The Italian cockade then reappeared several years later on 13–14 November 1794 worn by a group of students of the University of Bologna, led by Luigi Zamboni and Giovanni Battista De Rolandis, who attempted to plot a popular riot to topple the Catholic government of Bologna, a city which was part of the Papal States at the time. The law students defined themselves as "patriots" and wore tricolour cockades to signal they were inspired by Jacobin revolutionary ideals, but modified them also to distinguish themselves from the French cockade. The chosen colours were white and red since those are the colours of the flag of Bologna, some scholars contend green was added only for the event to give it a more ideological effect; not all agree that the cockades used by the Bologna plotters actually had three colours, since a myth about that may have been created a year later.
The oldest documented trace that mentions the Italian tricolour flag is linked to Napoleon Bonaparte's first descent into the Italian peninsula. The first territory to be conquered by Napoleon was Piedmont; in the historical archive of the Piedmontese municipality of Cherasco is preserved a document attesting, on 13 May 1796, on the occasion of the Armistice of Cherasco between Napoleon and the Austro-Piedmontese troops, the first mention of the Italian tricolor, referring to municipal banners hoisted on three towers in the historic center. On the document the term «green» was subsequently crossed and replaced by «bleu», that is, by the colour that forms - together with white and red - the French flag. It is on the French flag that the documents, at least until the entrance of the Italian Napoleonic army in Milan in October 1796, refer when they use the term "tricolor".
On 11 October 1796 Napoleon communicated to the Directorate the birth of the Lombard Legion, a military unit constituted by the General Administration of Lombardy, a government that was headed by the Transpadane Republic. On this document, with reference to its war flag, which followed the French tricolour and which was proposed to Napoleon by the Milanese patriots, it is reported that this military unit would have had a red, white and green banner (red and white in honor of the flag of Milan, and green from the uniform of the civic guard of Milan). In a solemn ceremony at the Piazza del Duomo on 16 November 1796, a military flag was presented to the Lombard Legion. The Lombard Legion was therefore the first Italian military department to equip itself, as a banner, with a tricolour flag.
On 19 June 1796, Bologna was occupied by Napoleon's troops. On 18 October 1796, together with the establishment of the Italian Legion (the military banner of this military unit was composed of a red, white and green tricolor, probably inspired by the similar decision of the Lombard Legion), the wire Napoleonic congregation of magistrates and deputy deputies of Bologna, at the third point of the discussion, decided to create a civic banner red, white and green, this time released from military use. Following the adoption by the Bolognese congregation, the Italian flag became a political symbol of the struggle for the independence of Italy from foreign powers, supported by its use also in the civil sphere. The following adoption of the Italian flag by a state body, the Cispadan Republic, was inspired by this Bolognese banner, linked to a municipal reality and therefore still having a purely local scope, and to the previous military banners of the Lombard Legion and Italian Legion, which took place on 7 January 1797.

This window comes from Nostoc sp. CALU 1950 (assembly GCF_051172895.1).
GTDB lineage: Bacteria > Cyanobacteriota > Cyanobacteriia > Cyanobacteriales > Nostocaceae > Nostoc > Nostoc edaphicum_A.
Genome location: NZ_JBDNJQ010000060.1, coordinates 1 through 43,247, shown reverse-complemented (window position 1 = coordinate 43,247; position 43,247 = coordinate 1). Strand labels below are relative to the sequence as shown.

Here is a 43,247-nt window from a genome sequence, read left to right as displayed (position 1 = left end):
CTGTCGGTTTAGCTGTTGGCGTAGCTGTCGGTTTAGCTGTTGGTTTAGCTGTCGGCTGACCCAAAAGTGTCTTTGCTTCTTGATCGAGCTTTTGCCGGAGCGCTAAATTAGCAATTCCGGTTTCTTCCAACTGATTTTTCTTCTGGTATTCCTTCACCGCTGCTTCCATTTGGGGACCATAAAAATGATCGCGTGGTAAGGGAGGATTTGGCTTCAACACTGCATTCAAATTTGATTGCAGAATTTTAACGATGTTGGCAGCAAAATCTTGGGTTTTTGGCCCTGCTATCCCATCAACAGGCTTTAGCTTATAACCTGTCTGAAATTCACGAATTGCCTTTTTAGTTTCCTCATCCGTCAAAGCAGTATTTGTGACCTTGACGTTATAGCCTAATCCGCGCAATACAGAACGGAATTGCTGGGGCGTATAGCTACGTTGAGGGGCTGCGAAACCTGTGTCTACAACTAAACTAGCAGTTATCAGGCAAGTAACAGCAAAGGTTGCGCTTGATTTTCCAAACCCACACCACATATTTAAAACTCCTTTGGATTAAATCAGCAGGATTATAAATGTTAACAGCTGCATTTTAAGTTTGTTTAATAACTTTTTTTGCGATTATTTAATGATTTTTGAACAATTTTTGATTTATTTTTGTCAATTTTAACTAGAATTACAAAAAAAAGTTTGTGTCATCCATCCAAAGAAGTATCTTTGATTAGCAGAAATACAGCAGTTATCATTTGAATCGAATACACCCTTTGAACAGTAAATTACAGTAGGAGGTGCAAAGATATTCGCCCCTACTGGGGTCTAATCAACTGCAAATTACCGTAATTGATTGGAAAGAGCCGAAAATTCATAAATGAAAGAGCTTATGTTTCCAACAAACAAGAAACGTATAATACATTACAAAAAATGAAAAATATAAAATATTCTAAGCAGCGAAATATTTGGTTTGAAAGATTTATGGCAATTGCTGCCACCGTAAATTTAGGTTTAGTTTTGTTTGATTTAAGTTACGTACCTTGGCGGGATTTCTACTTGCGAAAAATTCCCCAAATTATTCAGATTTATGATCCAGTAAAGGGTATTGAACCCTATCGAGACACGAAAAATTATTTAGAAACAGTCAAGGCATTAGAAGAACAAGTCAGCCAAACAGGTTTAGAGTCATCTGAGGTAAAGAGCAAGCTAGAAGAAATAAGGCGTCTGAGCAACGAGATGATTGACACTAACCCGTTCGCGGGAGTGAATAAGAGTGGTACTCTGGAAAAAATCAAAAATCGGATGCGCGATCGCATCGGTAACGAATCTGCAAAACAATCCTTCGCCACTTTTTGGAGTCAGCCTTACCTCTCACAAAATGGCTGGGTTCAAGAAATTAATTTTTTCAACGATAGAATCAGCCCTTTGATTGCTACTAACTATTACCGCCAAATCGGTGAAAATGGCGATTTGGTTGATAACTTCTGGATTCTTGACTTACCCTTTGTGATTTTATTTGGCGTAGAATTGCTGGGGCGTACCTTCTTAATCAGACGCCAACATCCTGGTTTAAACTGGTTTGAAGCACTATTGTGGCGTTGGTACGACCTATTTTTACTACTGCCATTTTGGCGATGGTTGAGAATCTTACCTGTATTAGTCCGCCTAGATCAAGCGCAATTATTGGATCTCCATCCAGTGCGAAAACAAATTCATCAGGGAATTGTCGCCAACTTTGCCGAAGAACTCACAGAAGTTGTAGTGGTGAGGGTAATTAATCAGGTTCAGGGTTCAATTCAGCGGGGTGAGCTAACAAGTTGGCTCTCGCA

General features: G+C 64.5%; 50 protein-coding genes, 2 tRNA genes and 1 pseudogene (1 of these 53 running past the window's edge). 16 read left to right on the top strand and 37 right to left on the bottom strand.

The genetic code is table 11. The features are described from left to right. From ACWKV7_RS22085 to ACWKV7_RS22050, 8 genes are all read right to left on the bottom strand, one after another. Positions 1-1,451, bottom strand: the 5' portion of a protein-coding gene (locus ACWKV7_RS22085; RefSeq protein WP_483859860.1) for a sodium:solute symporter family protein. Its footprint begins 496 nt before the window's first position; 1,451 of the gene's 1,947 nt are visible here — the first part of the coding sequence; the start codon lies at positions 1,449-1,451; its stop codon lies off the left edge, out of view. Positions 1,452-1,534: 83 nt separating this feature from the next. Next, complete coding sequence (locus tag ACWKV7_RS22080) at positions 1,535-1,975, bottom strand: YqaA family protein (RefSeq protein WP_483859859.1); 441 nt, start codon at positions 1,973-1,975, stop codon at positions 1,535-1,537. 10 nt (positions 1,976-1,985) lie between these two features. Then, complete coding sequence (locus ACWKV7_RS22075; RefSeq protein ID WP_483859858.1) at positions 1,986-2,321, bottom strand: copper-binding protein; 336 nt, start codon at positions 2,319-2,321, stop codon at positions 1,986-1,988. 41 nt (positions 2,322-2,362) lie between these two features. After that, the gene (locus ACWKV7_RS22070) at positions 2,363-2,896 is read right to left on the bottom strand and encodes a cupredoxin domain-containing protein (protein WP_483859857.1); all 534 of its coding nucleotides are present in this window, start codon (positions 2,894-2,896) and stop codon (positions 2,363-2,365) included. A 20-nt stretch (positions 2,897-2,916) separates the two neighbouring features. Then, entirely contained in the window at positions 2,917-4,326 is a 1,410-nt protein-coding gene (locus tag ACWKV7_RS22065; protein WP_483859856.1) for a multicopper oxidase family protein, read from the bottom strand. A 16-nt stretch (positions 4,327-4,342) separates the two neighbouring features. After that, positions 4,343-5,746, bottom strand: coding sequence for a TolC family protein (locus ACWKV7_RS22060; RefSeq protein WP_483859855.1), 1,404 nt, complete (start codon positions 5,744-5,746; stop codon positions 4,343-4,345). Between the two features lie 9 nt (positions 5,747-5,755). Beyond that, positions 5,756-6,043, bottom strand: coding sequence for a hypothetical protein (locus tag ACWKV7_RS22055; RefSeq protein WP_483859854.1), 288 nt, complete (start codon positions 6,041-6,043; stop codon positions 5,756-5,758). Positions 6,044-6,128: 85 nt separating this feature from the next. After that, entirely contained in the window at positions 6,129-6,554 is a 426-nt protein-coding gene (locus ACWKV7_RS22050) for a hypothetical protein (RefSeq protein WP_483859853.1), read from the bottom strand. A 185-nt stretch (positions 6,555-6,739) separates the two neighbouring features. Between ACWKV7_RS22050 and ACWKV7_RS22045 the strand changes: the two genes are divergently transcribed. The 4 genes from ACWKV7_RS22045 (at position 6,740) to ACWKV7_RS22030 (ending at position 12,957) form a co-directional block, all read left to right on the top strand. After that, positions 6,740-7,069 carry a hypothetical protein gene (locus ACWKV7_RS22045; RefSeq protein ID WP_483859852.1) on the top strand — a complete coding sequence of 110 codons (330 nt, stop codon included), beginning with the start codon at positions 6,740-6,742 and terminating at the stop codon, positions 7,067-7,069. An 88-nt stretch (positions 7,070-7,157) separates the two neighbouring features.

The first red, white and green national flag of a sovereign Italian state was instead adopted, as mentioned, on 7 January 1797, when the Fourteenth Parliament of the Cispadane Republic, on the proposal of deputy Giuseppe Compagnoni of Lugo, decreed "to make universal the ... standard or flag of three colours, green, white, and red ...":
[...] From the minutes of the XIV Session of the Cispadan Congress: Reggio Emilia, 7 January 1797, 11 am. Patriotic Hall. The participants are 100, deputies of the populations of Bologna, Ferrara, Modena and Reggio Emilia. Giuseppe Compagnoni also motioned that the standard or Cispadan Flag of three colours, Green, White and Red, should be rendered Universal and that these three colours should also be used in the Cispadan Cockade, which should be worn by everyone. It is decreed. [...]— Decree of adoption of the tricolour flag by the Cispadane Republic